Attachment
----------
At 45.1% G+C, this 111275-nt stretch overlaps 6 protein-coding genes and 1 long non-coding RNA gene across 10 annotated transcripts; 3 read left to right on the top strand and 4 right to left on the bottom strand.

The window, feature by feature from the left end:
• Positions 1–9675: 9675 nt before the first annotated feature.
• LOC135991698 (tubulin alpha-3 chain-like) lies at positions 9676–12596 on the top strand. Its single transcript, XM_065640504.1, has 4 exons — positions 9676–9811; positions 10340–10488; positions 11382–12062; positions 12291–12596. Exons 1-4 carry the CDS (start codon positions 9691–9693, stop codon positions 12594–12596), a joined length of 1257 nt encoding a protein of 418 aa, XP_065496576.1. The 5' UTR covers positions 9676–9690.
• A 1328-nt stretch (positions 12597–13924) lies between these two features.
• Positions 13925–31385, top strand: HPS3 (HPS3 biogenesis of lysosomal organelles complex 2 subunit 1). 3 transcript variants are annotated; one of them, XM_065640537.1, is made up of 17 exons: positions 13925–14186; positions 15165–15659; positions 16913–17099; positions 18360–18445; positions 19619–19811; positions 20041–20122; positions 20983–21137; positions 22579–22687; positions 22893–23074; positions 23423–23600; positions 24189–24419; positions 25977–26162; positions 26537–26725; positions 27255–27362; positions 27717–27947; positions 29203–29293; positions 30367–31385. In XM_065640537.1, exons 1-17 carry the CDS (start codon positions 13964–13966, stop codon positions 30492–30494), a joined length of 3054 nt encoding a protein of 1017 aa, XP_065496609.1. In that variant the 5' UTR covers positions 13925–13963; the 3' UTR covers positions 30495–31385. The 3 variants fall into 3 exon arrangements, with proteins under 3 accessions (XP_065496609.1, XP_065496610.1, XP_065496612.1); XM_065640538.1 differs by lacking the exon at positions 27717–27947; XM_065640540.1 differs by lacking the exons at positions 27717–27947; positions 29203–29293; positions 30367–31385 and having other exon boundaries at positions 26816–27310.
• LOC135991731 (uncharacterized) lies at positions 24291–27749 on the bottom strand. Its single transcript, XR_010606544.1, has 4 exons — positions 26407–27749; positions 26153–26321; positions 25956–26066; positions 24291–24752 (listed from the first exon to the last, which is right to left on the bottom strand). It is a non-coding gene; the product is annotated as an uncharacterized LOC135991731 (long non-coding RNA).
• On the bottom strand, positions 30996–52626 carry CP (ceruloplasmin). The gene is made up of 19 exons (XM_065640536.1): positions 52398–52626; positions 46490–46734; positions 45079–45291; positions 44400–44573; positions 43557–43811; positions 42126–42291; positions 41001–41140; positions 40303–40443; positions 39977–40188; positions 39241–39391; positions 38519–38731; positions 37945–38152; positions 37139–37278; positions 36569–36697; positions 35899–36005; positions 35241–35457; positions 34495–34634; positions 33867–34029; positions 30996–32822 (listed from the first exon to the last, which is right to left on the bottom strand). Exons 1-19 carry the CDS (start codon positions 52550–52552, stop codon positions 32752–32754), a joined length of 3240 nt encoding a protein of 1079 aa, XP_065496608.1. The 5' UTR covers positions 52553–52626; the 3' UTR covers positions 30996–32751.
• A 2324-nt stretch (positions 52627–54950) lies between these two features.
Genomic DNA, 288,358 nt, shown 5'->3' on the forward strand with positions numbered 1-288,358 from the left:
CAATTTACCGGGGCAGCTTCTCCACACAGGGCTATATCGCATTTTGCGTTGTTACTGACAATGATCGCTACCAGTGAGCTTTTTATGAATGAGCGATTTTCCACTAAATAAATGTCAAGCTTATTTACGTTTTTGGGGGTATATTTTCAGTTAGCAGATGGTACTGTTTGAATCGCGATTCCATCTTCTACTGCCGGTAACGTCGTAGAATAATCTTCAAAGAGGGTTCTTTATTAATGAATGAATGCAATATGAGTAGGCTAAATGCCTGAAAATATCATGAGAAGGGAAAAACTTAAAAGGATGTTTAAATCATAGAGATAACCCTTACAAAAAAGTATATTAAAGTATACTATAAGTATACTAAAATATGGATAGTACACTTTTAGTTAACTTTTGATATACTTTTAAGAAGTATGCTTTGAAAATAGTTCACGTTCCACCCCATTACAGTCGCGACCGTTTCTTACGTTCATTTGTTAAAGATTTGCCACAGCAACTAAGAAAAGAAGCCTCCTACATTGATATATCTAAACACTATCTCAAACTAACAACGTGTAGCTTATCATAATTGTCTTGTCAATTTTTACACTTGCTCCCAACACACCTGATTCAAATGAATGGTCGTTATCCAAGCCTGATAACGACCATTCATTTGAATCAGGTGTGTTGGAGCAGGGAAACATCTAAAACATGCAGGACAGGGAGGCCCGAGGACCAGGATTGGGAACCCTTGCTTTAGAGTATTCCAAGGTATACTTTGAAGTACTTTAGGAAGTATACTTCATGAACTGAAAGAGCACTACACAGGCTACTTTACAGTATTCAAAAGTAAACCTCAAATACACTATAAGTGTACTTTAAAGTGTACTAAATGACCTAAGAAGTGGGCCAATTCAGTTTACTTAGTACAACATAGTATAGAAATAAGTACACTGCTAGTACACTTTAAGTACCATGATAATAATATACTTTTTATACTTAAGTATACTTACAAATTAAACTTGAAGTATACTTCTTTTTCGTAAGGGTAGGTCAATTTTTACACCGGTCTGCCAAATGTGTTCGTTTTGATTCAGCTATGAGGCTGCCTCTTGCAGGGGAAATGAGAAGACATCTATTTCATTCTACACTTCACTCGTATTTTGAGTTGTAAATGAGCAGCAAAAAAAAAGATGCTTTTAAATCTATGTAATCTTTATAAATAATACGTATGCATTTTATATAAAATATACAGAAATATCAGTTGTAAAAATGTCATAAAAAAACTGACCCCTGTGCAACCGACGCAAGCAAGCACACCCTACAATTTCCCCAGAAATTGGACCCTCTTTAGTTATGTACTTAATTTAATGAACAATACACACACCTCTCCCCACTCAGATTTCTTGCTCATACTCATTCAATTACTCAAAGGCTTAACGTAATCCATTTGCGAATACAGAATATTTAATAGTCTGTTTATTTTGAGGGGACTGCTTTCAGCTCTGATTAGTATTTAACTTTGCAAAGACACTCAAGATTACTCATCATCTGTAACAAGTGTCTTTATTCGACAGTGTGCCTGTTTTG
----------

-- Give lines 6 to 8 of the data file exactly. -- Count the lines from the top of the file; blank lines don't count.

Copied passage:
• Positions 13925–31385, top strand: HPS3 (HPS3 biogenesis of lysosomal organelles complex 2 subunit 1). 3 transcript variants are annotated; one of them, XM_065640537.1, is made up of 17 exons: positions 13925–14186; positions 15165–15659; positions 16913–17099; positions 18360–18445; positions 19619–19811; positions 20041–20122; positions 20983–21137; positions 22579–22687; positions 22893–23074; positions 23423–23600; positions 24189–24419; positions 25977–26162; positions 26537–26725; positions 27255–27362; positions 27717–27947; positions 29203–29293; positions 30367–31385. In XM_065640537.1, exons 1-17 carry the CDS (start codon positions 13964–13966, stop codon positions 30492–30494), a joined length of 3054 nt encoding a protein of 1017 aa, XP_065496609.1. In that variant the 5' UTR covers positions 13925–13963; the 3' UTR covers positions 30495–31385. The 3 variants fall into 3 exon arrangements, with proteins under 3 accessions (XP_065496609.1, XP_065496610.1, XP_065496612.1); XM_065640538.1 differs by lacking the exon at positions 27717–27947; XM_065640540.1 differs by lacking the exons at positions 27717–27947; positions 29203–29293; positions 30367–31385 and having other exon boundaries at positions 26816–27310.
• LOC135991731 (uncharacterized) lies at positions 24291–27749 on the bottom strand. Its single transcript, XR_010606544.1, has 4 exons — positions 26407–27749; positions 26153–26321; positions 25956–26066; positions 24291–24752 (listed from the first exon to the last, which is right to left on the bottom strand). It is a non-coding gene; the product is annotated as an uncharacterized LOC135991731 (long non-coding RNA).
• On the bottom strand, positions 30996–52626 carry CP (ceruloplasmin). The gene is made up of 19 exons (XM_065640536.1): positions 52398–52626; positions 46490–46734; positions 45079–45291; positions 44400–44573; positions 43557–43811; positions 42126–42291; positions 41001–41140; positions 40303–40443; positions 39977–40188; positions 39241–39391; positions 38519–38731; positions 37945–38152; positions 37139–37278; positions 36569–36697; positions 35899–36005; positions 35241–35457; positions 34495–34634; positions 33867–34029; positions 30996–32822 (listed from the first exon to the last, which is right to left on the bottom strand). Exons 1-19 carry the CDS (start codon positions 52550–52552, stop codon positions 32752–32754), a joined length of 3240 nt encoding a protein of 1079 aa, XP_065496608.1. The 5' UTR covers positions 52553–52626; the 3' UTR covers positions 30996–32751.